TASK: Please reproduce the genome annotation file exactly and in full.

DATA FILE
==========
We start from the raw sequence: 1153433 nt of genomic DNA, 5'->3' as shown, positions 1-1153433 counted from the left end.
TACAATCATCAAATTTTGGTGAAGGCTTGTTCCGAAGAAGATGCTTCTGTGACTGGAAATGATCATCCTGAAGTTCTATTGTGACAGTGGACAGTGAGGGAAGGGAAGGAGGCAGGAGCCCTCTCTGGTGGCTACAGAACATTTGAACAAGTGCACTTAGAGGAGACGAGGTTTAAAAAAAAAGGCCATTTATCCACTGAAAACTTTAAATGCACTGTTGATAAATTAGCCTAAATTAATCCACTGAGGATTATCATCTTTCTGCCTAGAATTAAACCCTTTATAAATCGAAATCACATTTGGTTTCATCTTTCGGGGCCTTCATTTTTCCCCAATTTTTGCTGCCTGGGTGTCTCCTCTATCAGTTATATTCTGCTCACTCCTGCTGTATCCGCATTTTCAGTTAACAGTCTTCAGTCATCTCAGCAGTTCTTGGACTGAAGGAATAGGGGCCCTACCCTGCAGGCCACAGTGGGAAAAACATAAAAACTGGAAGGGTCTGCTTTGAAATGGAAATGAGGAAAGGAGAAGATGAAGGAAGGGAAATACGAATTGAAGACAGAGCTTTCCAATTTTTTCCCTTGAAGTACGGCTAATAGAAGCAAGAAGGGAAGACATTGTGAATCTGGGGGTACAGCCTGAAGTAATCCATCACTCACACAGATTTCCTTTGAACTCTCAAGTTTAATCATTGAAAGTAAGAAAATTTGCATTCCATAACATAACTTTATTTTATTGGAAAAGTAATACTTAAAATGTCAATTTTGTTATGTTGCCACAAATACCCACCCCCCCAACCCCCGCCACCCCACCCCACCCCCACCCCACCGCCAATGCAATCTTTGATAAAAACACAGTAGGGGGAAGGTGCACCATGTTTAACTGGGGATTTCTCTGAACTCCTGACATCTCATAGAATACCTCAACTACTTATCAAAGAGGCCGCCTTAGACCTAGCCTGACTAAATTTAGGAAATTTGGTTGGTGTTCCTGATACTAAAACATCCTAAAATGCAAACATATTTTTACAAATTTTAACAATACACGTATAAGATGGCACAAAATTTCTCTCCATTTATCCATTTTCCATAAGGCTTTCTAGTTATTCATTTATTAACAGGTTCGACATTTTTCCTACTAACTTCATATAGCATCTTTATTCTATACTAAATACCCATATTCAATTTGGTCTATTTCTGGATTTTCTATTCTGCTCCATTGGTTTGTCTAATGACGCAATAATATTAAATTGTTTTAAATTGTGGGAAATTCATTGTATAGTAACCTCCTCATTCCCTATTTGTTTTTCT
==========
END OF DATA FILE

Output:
We start from the raw sequence: 1153433 nt of genomic DNA, 5'->3' as shown, positions 1-1153433 counted from the left end.
TACAATCATCAAATTTTGGTGAAGGCTTGTTCCGAAGAAGATGCTTCTGTGACTGGAAATGATCATCCTGAAGTTCTATTGTGACAGTGGACAGTGAGGGAAGGGAAGGAGGCAGGAGCCCTCTCTGGTGGCTACAGAACATTTGAACAAGTGCACTTAGAGGAGACGAGGTTTAAAAAAAAAGGCCATTTATCCACTGAAAACTTTAAATGCACTGTTGATAAATTAGCCTAAATTAATCCACTGAGGATTATCATCTTTCTGCCTAGAATTAAACCCTTTATAAATCGAAATCACATTTGGTTTCATCTTTCGGGGCCTTCATTTTTCCCCAATTTTTGCTGCCTGGGTGTCTCCTCTATCAGTTATATTCTGCTCACTCCTGCTGTATCCGCATTTTCAGTTAACAGTCTTCAGTCATCTCAGCAGTTCTTGGACTGAAGGAATAGGGGCCCTACCCTGCAGGCCACAGTGGGAAAAACATAAAAACTGGAAGGGTCTGCTTTGAAATGGAAATGAGGAAAGGAGAAGATGAAGGAAGGGAAATACGAATTGAAGACAGAGCTTTCCAATTTTTTCCCTTGAAGTACGGCTAATAGAAGCAAGAAGGGAAGACATTGTGAATCTGGGGGTACAGCCTGAAGTAATCCATCACTCACACAGATTTCCTTTGAACTCTCAAGTTTAATCATTGAAAGTAAGAAAATTTGCATTCCATAACATAACTTTATTTTATTGGAAAAGTAATACTTAAAATGTCAATTTTGTTATGTTGCCACAAATACCCACCCCCCCAACCCCCGCCACCCCACCCCACCCCCACCCCACCGCCAATGCAATCTTTGATAAAAACACAGTAGGGGGAAGGTGCACCATGTTTAACTGGGGATTTCTCTGAACTCCTGACATCTCATAGAATACCTCAACTACTTATCAAAGAGGCCGCCTTAGACCTAGCCTGACTAAATTTAGGAAATTTGGTTGGTGTTCCTGATACTAAAACATCCTAAAATGCAAACATATTTTTACAAATTTTAACAATACACGTATAAGATGGCACAAAATTTCTCTCCATTTATCCATTTTCCATAAGGCTTTCTAGTTATTCATTTATTAACAGGTTCGACATTTTTCCTACTAACTTCATATAGCATCTTTATTCTATACTAAATACCCATATTCAATTTGGTCTATTTCTGGATTTTCTATTCTGCTCCATTGGTTTGTCTAATGACGCAATAATATTAAATTGTTTTAAATTGTGGGAAATTCATTGTATAGTAACCTCCTCATTCCCTATTTGTTTTTCT